Archbishop Welby left the communion table, knelt before the two bishops, and asked them to pray a blessing for him. Immediately moved in spirit, they knelt as well, and asked the same of him. He then returned and offered body and blood to God’s holy church. Both privately expressed how they were touched by his gesture.
“Whoever wants to become great among you must be your servant,” said Jesus to his disciples. “Those who honour me,” said God in I Samuel, “I will honour.” …
The virtue of honour is one the Eastern Church can share with the Western. Our Anglican Communion is blessed to have so many from all cultures who, in humility, show this.
Since then a few other critiques have also sprung up taking different angles but sharing in common the misrepresentation of Wood at crucial points. Undoubtedly this speaks more of the liberal/ conservative polarisation which dominates discourse in the US and, to some extent, Europe. Whatever motivates these articles, I for one, do not find them helpful.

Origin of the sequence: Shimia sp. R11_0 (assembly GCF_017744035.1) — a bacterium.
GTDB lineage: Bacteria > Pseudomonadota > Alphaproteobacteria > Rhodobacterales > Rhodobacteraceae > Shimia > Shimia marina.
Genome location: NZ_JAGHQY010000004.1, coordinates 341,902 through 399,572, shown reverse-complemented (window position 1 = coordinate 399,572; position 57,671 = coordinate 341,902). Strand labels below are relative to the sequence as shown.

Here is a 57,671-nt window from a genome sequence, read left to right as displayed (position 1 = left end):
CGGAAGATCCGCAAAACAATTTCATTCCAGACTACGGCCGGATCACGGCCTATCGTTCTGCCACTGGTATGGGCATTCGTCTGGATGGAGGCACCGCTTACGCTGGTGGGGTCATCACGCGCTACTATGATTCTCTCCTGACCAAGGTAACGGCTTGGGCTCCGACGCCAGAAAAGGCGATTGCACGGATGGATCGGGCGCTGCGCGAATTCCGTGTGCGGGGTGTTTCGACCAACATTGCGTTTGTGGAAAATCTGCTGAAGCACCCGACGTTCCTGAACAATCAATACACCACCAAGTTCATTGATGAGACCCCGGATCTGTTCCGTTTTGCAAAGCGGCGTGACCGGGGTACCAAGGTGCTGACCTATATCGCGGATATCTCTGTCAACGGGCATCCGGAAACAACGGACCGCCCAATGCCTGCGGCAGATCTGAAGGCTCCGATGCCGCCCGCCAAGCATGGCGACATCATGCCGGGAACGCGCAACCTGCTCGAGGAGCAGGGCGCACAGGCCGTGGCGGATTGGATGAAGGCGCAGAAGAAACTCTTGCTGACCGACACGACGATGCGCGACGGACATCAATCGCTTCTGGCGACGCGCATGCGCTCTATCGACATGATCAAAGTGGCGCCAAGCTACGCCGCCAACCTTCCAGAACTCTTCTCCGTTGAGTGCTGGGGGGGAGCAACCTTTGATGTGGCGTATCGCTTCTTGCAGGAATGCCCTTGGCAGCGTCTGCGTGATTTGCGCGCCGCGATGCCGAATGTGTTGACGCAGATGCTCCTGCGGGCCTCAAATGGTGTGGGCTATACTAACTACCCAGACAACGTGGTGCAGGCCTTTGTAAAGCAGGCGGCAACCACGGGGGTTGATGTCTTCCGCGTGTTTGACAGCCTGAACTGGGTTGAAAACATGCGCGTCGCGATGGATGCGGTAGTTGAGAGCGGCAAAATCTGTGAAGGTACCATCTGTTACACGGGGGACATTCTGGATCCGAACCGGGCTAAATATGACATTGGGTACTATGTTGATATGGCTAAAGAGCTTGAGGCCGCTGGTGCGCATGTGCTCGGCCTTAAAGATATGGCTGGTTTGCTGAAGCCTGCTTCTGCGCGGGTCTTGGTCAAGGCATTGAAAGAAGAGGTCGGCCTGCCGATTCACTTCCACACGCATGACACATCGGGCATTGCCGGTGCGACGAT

As someone who has lived and worked in the Middle East and maintained an active interest, as well as the leader of a small church with close links to a sister church in Cairo, I want to make just a few comments on Jenkins’ response as a way calling others to be careful as they also respond.
If we’re using labels to promote our arguments, as Jenkins does, I need to also say I am neither “a right-wing conservative” (and, clearly, not a “so-called “New Atheist”). Moreover, you would have to be a halfwit not to see that the causes of ISIS’s rise are complex, multi-factorial and long-standing. I do, never-the-less, contra to Jenkins and others like him, think that Wood is right in asserting that:
* Western governments must understand the world-view that ISIS are working from if they are to understand its appeal and respond effectively
* that this world-view is religious in nature and is propelled by its eschatological interpretative framework